Psychology professor Mary McNaughton-Cassill offers research and insights into student stress, to help educators better recognize and respond.
Professor of Psychology, University of Texas, San Antonio
PhD in Clinical Psychology, MA and BA in Psychology
Last fall, a student came up to me after class to complain about a grade. When I asked her how she had studied for my class, she told me that her financial aid came in late so she only bought the books for her “important” classes. Mine wasn’t one of them. Like many faculty members, my first response was to take offense. I’m not unusual; college students and faculty members often face communication gaps due to our differing expectations, experiences, and goals. Left unaddressed, this gap can result in misunderstandings, conflict, and stress. Fortunately, after talking further to the student, I realized that she was struggling to balance work and school and had not intended to slight my class.
Specifically, one mistake faculty make is that we assume people behave the way they do because of internal or personality factors, and we underemphasize situational explanations—a common response known as the fundamental attribution error (Berry and Frederickson, 2015). We also apply our biases unequally. If we miss a deadline because we are sick, or fail to return student exams in a timely manner because we are writing a grant, we justify our own behavior by saying we were overworked and overcommitted. However, when our students fail to meet our expectations, we attribute their misstep to laziness. We see poor performance on a test as indicative of a lack of ability or effort. And complaints about our courses are signs of hostility or even entitlement.
Bad behavior can certainly be the result of internal factors. But when we make this assumption without trying to understand the entire picture, we do our students a disfavor. Instead, we need a new approach. Specifically, we need to give students the same leeway we give ourselves.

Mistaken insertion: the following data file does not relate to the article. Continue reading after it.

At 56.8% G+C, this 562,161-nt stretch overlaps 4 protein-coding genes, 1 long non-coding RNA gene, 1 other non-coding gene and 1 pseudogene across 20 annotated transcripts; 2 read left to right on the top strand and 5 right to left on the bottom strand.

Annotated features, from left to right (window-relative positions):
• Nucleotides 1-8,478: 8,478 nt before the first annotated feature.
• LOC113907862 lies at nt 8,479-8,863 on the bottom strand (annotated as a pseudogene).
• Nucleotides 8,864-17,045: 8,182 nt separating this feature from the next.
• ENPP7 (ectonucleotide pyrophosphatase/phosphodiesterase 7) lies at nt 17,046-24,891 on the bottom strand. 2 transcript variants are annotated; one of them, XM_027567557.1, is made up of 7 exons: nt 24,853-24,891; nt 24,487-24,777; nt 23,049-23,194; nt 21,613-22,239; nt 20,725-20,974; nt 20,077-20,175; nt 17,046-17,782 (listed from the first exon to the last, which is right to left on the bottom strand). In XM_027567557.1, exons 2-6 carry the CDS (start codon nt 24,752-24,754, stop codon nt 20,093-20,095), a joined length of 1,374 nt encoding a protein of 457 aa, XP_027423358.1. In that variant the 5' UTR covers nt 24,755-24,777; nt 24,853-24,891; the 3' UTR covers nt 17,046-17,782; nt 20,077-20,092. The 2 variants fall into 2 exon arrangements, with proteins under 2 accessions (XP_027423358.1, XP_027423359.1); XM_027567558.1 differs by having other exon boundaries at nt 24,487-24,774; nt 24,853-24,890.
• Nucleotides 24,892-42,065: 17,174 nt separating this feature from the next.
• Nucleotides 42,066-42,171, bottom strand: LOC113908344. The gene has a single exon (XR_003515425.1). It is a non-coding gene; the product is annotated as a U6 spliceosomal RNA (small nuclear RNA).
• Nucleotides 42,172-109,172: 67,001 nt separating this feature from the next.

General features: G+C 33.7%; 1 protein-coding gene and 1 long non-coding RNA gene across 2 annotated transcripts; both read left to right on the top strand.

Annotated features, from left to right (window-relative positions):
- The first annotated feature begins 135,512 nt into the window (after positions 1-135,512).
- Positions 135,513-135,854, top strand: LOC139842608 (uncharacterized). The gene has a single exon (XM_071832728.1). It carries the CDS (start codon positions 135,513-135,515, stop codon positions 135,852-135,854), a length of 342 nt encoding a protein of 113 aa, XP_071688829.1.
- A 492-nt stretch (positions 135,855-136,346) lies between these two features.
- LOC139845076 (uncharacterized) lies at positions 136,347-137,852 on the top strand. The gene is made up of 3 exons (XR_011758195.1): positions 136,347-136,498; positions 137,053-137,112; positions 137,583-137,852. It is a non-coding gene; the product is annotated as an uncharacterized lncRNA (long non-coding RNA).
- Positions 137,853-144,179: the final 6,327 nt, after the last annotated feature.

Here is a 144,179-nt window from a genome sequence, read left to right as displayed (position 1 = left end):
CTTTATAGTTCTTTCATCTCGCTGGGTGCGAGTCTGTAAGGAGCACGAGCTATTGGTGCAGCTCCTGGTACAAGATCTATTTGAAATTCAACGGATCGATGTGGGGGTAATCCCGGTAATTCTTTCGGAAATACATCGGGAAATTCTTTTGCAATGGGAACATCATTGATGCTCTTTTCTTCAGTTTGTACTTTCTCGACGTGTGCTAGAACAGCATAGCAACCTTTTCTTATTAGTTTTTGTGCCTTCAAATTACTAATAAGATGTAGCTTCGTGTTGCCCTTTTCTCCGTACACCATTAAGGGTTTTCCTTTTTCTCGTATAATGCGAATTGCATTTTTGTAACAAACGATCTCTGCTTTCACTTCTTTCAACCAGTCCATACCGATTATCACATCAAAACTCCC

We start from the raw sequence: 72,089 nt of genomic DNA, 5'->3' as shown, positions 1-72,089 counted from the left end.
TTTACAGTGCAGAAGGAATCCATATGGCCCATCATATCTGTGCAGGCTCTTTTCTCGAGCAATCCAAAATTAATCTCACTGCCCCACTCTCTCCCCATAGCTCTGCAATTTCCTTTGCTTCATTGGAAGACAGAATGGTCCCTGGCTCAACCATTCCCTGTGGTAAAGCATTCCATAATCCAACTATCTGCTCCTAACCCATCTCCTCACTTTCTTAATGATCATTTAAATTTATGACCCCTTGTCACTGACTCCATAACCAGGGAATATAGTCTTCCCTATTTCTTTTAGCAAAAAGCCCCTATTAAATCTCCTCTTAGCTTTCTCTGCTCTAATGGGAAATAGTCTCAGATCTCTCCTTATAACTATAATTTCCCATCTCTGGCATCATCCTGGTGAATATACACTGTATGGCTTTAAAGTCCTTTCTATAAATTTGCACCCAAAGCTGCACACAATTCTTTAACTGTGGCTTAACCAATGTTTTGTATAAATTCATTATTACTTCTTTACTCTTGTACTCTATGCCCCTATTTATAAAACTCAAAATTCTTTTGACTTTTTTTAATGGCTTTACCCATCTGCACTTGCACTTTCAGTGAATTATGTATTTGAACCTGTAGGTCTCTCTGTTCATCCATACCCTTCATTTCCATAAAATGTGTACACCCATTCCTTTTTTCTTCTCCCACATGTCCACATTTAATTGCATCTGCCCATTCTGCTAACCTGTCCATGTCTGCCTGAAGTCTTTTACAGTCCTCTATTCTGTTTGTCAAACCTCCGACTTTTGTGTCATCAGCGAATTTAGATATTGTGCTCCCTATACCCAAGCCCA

In fact, recognizing extenuating circumstances is more important than it has ever been. The students we teach are far more diverse than at any other time in history. Many are first-generation college students, others are returning to retrain after careers in the civilian or military sector, some are international students, and many are struggling with psychological challenges.
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They face stress from financial difficulties and time pressures. Approximately 70% of students are working, at least in part to try to keep up with the rising costs of education (Carnevale et al, 2015). Students have little time to study, let alone get involved in extracurricular activities. And they struggle to fill their most basic needs: A survey of 30,000 students across multiple colleges found that as many as 50% of students experience food insecurity, and up to a third are housing insecure, even after taking into account financial aid and employment (Broton and Goldrick-Rab, 2017).
Additionally, the volume of information students must master has increased exponentially in recent decades. An expanding body of research and scholarship, emergence of new specialty areas, the establishment of literally hundreds of new academic journals, and ease of access to information make it hard for professionals to stay abreast of their fields—never mind novice learners. An abundance of choice actually complicates decision-making (Schwartz, 2016). So it should not come as a surprise that many students feel overwhelmed when they must select a major, narrow their literature search, pick a thesis topic, or settle on a career goal. Many students also struggle to reconcile their expectations about college with their actual academic achievements and social interactions. And when they constantly compare themselves to the often-misleading information posted on social media, they increase their sense of inadequacy and fear of falling behind their peers.